Trump calls out WHO, Canada’s position is to focus on action now
Trudeau avoids being drawn into the Trump administration's latest political offensive
WASHINGTON — Now is not the time to point fingers or assign blame for COVID-19, Canada’s federal government said after Donald Trump, his re-election hopes hijacked by a deadly global pandemic, turned his populist cannons on the World Health Organization.
Prime Minister Justin Trudeau refused to be drawn into the Trump administration’s latest political offensive, insisting that his Liberal government would concentrate for the time being on helping Canadians avoid getting sick.
“That is our focus right now – what can we do now, what do we need to do in the coming weeks, how do we lean on experts in international institutions and in partner countries around the world for making recommendations alongside our domestic experts on what we need to do now,” Trudeau said.
“There will be plenty of time as we move forward to reflect on challenges that were faced in the past. We need to learn and move forward as quickly as we can.”
In the US, where the outbreak of the virus has killed more than 26,000 people, sickened more than 600,000 and plunged the economy into suspended animation, Trump is accusing the UN agency of botching its initial response to the outbreak in China and covering up the extent of the emerging threat.
He has ordered a halt to funding – the US is the WHO’s single largest financial benefactor, providing hundreds of millions of dollars each year – pending the results of a review to examine why “credible reports” that conflicted with official accounts from the Chinese government weren’t properly investigated, and why early evidence of human-to-human transmission of the novel coronavirus in China was ignored.
But the president’s not alone in calling out the agency: Conservative Leader Andrew Scheer wants Trudeau to explain why Canada has been so dependent on an organization so closely aligned with China.
“We’ve got serious concerns about the accuracy of the information coming out of the WHO,” Scheer said. “It’s incumbent upon this government to explain why they have based so many of their decisions on the WHO.”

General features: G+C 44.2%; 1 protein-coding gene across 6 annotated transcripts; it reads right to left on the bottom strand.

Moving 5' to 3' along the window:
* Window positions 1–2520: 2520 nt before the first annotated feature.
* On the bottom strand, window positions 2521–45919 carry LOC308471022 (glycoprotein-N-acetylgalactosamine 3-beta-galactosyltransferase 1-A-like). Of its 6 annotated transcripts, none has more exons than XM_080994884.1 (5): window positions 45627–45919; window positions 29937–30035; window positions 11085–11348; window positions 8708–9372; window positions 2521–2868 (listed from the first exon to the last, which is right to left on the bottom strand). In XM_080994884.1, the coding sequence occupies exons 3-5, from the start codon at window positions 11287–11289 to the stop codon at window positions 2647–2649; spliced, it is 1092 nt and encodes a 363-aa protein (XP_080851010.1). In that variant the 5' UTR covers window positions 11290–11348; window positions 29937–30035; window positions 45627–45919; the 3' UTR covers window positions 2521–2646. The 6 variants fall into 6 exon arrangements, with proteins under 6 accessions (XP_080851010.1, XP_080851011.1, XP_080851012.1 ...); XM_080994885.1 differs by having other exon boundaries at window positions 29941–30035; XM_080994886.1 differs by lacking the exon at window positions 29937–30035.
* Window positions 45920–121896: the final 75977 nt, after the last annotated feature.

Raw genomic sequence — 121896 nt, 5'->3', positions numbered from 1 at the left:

The Associated Press reported six days passed between when Chinese officials knew about the real dangers of the virus and when the public was warned, time that likely allowed the outbreak to blossom into a full-blown global public health disaster.
The WHO failed outright in calling out China’s lack of transparency, the president said – although he neglected to acknowledge his own public statements in January thanking President Xi Jinping and praising the country’s efforts in fighting the virus.
Countries around the world greeted the timing of the decision, if not the decision itself, with condemnation. So too did Microsoft founder Bill Gates, now a global health philanthropist whose foundation rivals the U.S. as one of the agency’s largest contributors.
“The world needs WHO now more than ever,” Gates wrote on Twitter.
Trudeau said Trump has not asked Canada to adjust its contributions to the WHO – $17.5 million for 2020, paid in full, along with an additional $15 million since Feb. 11 specifically for the agency’s response to COVID-19, a government spokesman said. By comparison, the US pays more than $500 million a year in annual assessments.
It’s money well-spent on a “very valuable tool” under normal circumstances, said Health Minister Patty Hajdu – but especially during a serious viral outbreak.
“Canada values the work of the World Health Organization, and we continue to commit to contribute towards the work of the organization,” said Hajdu, citing its ability to bring countries, scientists and researchers together to find both short- and long-term solutions.
Tedros Adhanom Ghebreyesus, the WHO’s director-general, last week urged the world to resist the temptation to politicize the pandemic, a message that clearly went unheeded in Washington.
“When we are divided, the virus exploits the cracks between us,” Tedros said, expressing “regret” at Trump’s decision.
“No doubt, areas for improvement will be identified and there will be lessons for all of us to learn. But for now, our focus – my focus – is on stopping this virus and saving lives.”
— With files from Jim Bronskill and Teresa Wright in Ottawa